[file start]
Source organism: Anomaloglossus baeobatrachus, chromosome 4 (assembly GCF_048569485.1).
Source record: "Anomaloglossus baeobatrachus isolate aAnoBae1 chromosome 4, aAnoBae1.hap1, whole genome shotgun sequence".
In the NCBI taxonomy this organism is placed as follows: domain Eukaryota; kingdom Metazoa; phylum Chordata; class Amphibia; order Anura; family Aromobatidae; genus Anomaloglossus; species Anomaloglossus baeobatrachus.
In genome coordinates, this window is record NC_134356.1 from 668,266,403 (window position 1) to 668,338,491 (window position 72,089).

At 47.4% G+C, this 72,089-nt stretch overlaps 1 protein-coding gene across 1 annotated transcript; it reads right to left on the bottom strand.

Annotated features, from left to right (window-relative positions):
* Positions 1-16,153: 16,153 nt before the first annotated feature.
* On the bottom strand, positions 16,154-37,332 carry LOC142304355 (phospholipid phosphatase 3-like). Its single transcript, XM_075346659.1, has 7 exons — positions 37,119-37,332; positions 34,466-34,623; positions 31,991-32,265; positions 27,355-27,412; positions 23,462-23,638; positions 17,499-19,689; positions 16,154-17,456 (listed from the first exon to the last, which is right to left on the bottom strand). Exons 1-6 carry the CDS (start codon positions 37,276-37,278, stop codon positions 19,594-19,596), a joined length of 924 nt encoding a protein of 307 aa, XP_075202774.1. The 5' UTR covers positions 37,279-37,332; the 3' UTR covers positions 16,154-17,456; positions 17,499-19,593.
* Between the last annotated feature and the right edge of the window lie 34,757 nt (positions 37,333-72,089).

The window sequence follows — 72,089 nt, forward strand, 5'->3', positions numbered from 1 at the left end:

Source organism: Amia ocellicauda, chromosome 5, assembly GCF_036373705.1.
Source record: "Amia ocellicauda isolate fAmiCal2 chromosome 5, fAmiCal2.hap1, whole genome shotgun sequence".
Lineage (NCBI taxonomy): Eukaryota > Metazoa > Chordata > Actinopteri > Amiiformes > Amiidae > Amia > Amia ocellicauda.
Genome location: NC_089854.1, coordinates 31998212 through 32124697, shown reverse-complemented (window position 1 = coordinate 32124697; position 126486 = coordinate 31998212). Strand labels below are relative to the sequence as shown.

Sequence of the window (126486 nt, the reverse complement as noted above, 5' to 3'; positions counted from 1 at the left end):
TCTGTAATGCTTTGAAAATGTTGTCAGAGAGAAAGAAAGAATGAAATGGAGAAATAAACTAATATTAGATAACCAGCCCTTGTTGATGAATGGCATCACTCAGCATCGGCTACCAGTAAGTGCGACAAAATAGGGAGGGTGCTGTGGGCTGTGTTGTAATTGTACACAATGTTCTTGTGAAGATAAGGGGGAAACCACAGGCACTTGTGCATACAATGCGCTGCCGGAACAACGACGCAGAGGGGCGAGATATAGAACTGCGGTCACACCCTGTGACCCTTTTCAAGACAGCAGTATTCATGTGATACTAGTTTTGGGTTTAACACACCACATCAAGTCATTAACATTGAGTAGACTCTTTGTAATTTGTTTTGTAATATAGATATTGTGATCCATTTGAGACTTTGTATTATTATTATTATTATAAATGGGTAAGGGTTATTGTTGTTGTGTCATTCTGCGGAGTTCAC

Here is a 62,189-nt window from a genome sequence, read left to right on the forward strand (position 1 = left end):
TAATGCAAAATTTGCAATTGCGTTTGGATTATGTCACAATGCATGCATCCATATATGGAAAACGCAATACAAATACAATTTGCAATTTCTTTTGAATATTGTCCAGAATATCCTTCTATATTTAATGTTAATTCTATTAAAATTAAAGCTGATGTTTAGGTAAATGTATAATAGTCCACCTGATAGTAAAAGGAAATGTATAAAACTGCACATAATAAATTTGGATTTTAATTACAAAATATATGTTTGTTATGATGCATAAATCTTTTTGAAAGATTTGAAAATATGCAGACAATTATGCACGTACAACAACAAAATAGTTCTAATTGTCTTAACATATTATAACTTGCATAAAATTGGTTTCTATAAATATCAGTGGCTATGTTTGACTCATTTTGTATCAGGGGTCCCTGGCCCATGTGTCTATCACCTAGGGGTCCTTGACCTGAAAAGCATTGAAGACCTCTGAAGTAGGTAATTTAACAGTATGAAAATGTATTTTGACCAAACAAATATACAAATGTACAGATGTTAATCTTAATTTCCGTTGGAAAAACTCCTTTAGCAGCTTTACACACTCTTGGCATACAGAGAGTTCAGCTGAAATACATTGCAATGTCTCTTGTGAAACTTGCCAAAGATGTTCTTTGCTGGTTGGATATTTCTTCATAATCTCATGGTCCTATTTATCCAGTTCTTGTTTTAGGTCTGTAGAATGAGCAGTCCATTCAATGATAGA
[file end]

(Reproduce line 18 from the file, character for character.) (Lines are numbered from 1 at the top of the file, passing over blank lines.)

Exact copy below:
TAATGCAAAATTTGCAATTGCGTTTGGATTATGTCACAATGCATGCATCCATATATGGAAAACGCAATACAAATACAATTTGCAATTTCTTTTGAATATTGTCCAGAATATCCTTCTATATTTAATGTTAATTCTATTAAAATTAAAGCTGATGTTTAGGTAAATGTATAATAGTCCACCTGATAGTAAAAGGAAATGTATAAAACTGCACATAATAAATTTGGATTTTAATTACAAAATATATGTTTGTTATGATGCATAAATCTTTTTGAAAGATTTGAAAATATGCAGACAATTATGCACGTACAACAACAAAATAGTTCTAATTGTCTTAACATATTATAACTTGCATAAAATTGGTTTCTATAAATATCAGTGGCTATGTTTGACTCATTTTGTATCAGGGGTCCCTGGCCCATGTGTCTATCACCTAGGGGTCCTTGACCTGAAAAGCATTGAAGACCTCTGAAGTAGGTAATTTAACAGTATGAAAATGTATTTTGACCAAACAAATATACAAATGTACAGATGTTAATCTTAATTTCCGTTGGAAAAACTCCTTTAGCAGCTTTACACACTCTTGGCATACAGAGAGTTCAGCTGAAATACATTGCAATGTCTCTTGTGAAACTTGCCAAAGATGTTCTTTGCTGGTTGGATATTTCTTCATAATCTCATGGTCCTATTTATCCAGTTCTTGTTTTAGGTCTGTAGAATGAGCAGTCCATTCAATGATAGA